A recent study investigated the relationship between occupational noise-induced hearing loss and blood pressure. The authors conclude that chronic noise exposure increases the risk of hypertension.
According to the new paper, globally, more than 600 million people have jobs that expose them to hazardous noise levels.
This high number makes noise exposure one of the most common workplace hazards.
Over recent years, scientists have shown that noise exposure does not only affect hearing.
Earlier studies have investigated links between noise exposure and hypertension, but so far, the findings have been inconsistent. The authors of the current study believe that this is partly because it is difficult to quantify total noise exposure over decades.
To address this issue, the researchers used hearing loss as a marker for noise exposure. The authors explain:
“Several studies [have] reported that bilateral high frequency hearing loss (BHFHL) is associated with cumulative occupational noise exposure, and BHFHL can serve as an early biomarker for the actual personal exposure to occupational noise.”
The scientists had access to data from 21,403 workers with occupational noise exposure and an average age of 40 years. This information came from a survey of workers in Chengdu, Sichuan Province, in China.
As part of the survey, the officials assessed various health metrics, using audiometric tests and measuring blood pressure.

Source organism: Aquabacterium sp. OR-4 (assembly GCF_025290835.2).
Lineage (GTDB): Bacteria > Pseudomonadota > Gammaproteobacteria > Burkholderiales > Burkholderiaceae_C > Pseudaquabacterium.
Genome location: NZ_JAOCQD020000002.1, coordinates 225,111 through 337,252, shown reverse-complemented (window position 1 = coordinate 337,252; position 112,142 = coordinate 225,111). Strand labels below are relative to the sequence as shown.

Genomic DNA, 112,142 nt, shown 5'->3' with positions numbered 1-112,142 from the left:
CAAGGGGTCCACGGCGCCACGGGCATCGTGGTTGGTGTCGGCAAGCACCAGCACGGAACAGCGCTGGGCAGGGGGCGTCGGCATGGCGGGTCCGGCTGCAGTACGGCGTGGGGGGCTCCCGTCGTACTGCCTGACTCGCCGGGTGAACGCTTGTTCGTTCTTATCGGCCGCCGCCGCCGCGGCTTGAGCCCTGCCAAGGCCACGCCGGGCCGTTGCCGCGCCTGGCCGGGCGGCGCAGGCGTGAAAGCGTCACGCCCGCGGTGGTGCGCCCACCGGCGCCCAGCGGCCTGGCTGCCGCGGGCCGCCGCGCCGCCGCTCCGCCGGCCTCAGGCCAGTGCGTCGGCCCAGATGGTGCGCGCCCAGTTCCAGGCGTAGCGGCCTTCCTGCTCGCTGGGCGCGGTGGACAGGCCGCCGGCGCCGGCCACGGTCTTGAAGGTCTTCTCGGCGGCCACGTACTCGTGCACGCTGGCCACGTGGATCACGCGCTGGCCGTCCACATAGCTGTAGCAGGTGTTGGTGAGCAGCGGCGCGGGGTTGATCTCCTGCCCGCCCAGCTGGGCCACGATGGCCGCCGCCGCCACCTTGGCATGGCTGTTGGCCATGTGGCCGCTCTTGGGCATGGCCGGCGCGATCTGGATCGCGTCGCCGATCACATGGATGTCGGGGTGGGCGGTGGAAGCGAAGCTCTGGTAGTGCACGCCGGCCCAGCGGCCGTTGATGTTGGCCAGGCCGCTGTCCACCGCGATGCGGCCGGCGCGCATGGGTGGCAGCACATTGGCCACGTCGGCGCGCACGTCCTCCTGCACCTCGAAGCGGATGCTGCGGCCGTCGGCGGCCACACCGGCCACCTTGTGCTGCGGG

As expected, the prevalence of hearing loss increased in tandem with the number of years that the participants had spent working with occupational noise exposure.
Overall, the researchers found that workers with “mild and high BHFHL had [an increased] hypertension risk of 34% and 281%, respectively.” The authors conclude:
“The present study suggested that occupational noise exposure was positively associated with blood pressure levels and hypertension risk.”
They also report that a “dose-response relationship between BHFHL and hypertension was found in both males and females.”
In this study, the authors found that the link between noise exposure and hypertension was most pronounced in men. They believe that this might be because “[m]ale workers [are] usually exposed to higher noise intensity in their workplace, compared with female workers.”
This study’s large sample size lends weight to the findings. Similarly, the scientists used both BHFHL and duration of work to assess noise exposure. The authors believe that this tandem approach might “strengthen the effectiveness and credibility of the results by mutual confirmation.”
However, there are certain shortfalls. Firstly, as the authors recognize, because the study is cross-sectional — meaning that the team did not track the participants over the years — it is not possible to prove cause and effect.
Also, the authors note that their analysis could not account for some variables that affect hypertension risk. These include body mass index (BMI), smoking status, alcohol intake, and psychological factors.
In addition, the researchers did not visit workplaces to assess actual noise levels, and they did not have any information on whether the participants used ear defenders.
Although this study concludes that noise exposure affects blood pressure, other studies have not found the same relationship. Despite this study’s size, scientists will need to carry out more work before noise exposure becomes an official risk factor for hypertension.